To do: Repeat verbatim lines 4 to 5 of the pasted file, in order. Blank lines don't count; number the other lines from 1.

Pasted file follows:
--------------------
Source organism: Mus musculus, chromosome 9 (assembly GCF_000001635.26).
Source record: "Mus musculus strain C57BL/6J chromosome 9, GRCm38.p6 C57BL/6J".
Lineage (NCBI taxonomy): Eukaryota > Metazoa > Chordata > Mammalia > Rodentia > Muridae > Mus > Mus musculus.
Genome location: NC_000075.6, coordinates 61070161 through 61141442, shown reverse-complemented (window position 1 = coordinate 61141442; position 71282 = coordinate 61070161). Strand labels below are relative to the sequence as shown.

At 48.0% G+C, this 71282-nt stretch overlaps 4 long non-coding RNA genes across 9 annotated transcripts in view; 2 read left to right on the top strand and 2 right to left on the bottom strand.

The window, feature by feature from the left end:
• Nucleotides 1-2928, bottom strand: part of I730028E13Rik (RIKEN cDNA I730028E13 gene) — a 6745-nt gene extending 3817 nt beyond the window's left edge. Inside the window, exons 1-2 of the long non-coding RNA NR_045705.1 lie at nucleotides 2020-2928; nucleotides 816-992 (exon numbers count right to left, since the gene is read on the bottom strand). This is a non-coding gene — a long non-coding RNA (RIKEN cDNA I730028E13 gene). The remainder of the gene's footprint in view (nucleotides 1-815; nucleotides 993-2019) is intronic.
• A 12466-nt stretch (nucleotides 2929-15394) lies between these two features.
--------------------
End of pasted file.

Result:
Genome location: NC_000075.6, coordinates 61070161 through 61141442, shown reverse-complemented (window position 1 = coordinate 61141442; position 71282 = coordinate 61070161). Strand labels below are relative to the sequence as shown.

At 48.0% G+C, this 71282-nt stretch overlaps 4 long non-coding RNA genes across 9 annotated transcripts in view; 2 read left to right on the top strand and 2 right to left on the bottom strand.